As Colin Crowley said on the topic, regarding Freshly’s omnichannel strategy moving forward:
Freshly didn’t have to drastically change their business continuity plan to accommodate consumer demand and engagement. They simply had to double down on what they were already doing.
“We have escalated pre-existing strategies and implemented them faster. We were already looking at a world where we wanted to invest a good deal in AI solutions and chatbot technology.”
“We knew coming in 2020, this was going to be the year of the chatbot where we really wanted to embrace chatbot technology to allow customers to get answers to their questions as soon as possible in very very basic use cases and be able to repurpose our agents to more complicated and evolved tasks and also more specialized areas so they could typically help customers through difficult circumstances. So that’s something we doubled down on with COVID.”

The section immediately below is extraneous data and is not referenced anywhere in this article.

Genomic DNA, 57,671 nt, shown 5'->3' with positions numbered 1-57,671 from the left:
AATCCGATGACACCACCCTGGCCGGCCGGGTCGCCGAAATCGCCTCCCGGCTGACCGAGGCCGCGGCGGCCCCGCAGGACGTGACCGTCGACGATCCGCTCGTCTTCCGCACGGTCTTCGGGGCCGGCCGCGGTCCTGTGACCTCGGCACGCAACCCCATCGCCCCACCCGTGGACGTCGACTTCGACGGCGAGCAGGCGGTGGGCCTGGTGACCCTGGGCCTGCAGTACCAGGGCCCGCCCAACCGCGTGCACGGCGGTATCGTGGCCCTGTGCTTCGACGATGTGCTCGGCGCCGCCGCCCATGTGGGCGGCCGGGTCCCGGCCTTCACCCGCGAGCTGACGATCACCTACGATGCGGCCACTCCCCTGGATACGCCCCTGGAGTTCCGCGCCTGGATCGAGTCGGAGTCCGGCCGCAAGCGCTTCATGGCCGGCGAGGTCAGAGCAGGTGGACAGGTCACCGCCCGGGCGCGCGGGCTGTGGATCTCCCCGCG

Supply chains are drastically changing as businesses are struggling to meet optimal inventory requirements. Businesses of all sizes and industries are and should be trying to focus on managing supply to instantly accommodate consumer demand, similarly to the way a customer can call an Uber instantaneously. Once we are able to start thinking about instantaneous service through the click of a button in real-time, we can further develop the channels we use to communicate with our customers to accommodate consumer engagement and volume as inquiries match the influx in demand. As customers expect more instantaneous services, consumer demand increases in on-demand services – and our ability to answer the call through new technologies should match these increased expectations, as Freshly has done.
No one’s safe from the behavioral economic consequences brought upon by the coronavirus. But adapting to the right CX strategies and consumer behavior trends will give you the best chance at being on the favorable side of financial Darwinism.